Luke Haines - "Rock And Roll Animals"
Having previously released concept albums about seventies German terrorism and British wrestling, Luke Haines is clearly no stranger to off-kilter ideas. His new album, however, may take even his most ardent followers by surprise: Rock And Roll Animals is a psychedelic tale for adults and children set in Walton On Thames, narrated by Nighty Night’s Julia Davis and featuring, as main characters, rock’n’roll pioneer Gene Vincent, pub rock legend Nick Lowe and Sham 69’s Jimmy Pursey. Only here they are, respectively, a cat, a badger and a fox. But of course.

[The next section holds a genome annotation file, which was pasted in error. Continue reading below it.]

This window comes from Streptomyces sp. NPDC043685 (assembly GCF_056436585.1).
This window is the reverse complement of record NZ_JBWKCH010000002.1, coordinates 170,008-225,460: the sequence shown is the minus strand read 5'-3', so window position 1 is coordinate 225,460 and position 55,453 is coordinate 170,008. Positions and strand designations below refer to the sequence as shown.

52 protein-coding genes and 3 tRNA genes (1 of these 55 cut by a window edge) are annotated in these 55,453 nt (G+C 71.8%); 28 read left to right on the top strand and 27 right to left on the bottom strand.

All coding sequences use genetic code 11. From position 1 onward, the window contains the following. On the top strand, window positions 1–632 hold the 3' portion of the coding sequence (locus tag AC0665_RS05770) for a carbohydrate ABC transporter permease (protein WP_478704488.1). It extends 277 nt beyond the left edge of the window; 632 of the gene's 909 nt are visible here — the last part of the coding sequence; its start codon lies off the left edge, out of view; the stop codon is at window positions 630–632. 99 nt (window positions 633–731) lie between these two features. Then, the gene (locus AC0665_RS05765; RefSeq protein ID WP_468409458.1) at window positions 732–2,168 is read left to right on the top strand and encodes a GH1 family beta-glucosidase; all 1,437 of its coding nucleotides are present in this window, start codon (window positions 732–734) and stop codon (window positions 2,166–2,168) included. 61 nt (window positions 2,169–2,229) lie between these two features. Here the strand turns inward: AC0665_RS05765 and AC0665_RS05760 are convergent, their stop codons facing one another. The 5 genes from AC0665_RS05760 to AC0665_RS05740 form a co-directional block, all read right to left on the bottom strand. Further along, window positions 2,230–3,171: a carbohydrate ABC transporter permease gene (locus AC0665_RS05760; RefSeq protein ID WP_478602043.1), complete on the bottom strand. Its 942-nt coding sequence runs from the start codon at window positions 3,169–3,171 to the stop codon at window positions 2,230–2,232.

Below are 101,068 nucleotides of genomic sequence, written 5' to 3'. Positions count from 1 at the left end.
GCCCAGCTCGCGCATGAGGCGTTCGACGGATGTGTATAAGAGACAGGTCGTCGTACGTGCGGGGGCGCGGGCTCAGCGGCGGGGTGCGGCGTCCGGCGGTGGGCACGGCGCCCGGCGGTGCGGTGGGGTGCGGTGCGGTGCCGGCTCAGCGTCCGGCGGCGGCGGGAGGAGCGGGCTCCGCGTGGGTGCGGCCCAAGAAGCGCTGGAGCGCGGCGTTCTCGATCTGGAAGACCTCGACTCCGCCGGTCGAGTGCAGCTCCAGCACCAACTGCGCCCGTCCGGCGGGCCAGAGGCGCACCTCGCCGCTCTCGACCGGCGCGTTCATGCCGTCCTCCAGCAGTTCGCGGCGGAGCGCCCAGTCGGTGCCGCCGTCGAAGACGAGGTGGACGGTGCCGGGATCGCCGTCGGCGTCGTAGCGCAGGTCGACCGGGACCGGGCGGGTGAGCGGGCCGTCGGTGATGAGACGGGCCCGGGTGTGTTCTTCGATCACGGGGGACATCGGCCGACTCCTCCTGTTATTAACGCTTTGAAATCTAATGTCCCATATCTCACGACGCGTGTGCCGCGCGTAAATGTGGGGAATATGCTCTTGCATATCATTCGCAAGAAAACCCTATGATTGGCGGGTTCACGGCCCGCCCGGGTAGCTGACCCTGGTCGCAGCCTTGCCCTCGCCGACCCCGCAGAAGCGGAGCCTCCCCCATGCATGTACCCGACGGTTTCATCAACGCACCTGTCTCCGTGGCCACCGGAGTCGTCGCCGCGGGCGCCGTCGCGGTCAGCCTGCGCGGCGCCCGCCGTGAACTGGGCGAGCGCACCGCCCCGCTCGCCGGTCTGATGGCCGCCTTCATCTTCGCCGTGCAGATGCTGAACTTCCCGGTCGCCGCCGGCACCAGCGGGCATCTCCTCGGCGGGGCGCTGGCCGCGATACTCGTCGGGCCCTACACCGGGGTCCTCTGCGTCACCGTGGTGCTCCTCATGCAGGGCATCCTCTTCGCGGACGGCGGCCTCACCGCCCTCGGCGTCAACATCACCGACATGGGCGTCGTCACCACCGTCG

There are nods to two of Haines’s previous bands on Rock And Roll Animals: the heavily present recorder could be heard on The Auteurs' Sick Of Hare Krishna, while the chorus of Magic Town sounds uncannily like Black Box Recorder’s Hated Sunday. The narrative, if ever-so-slightly wacky (our three furry friends fight for rock justice and righteousness and prepare for battle against their nemesis, Anthony Gormley’s Angel of the North), is fluid and inspired – by what, one feels like asking – and features some of Haines’s finest lyrical gems (“We must never set our differences aside / God bless the great North/South divide”). Musically, Rock And Roll Animals is pure Haines: frail vocals, acoustic guitars and more hooks than a coat rack. The chorus of Gene Vincent (“The rock’n’roll mums and the rock’n’roll dads / Drink their wine and smoke their fags”) alone is a career high for a man whose music was once incongruously labelled britpop but who, in fact, is an irrepressible storyteller in the Ray Davies mould.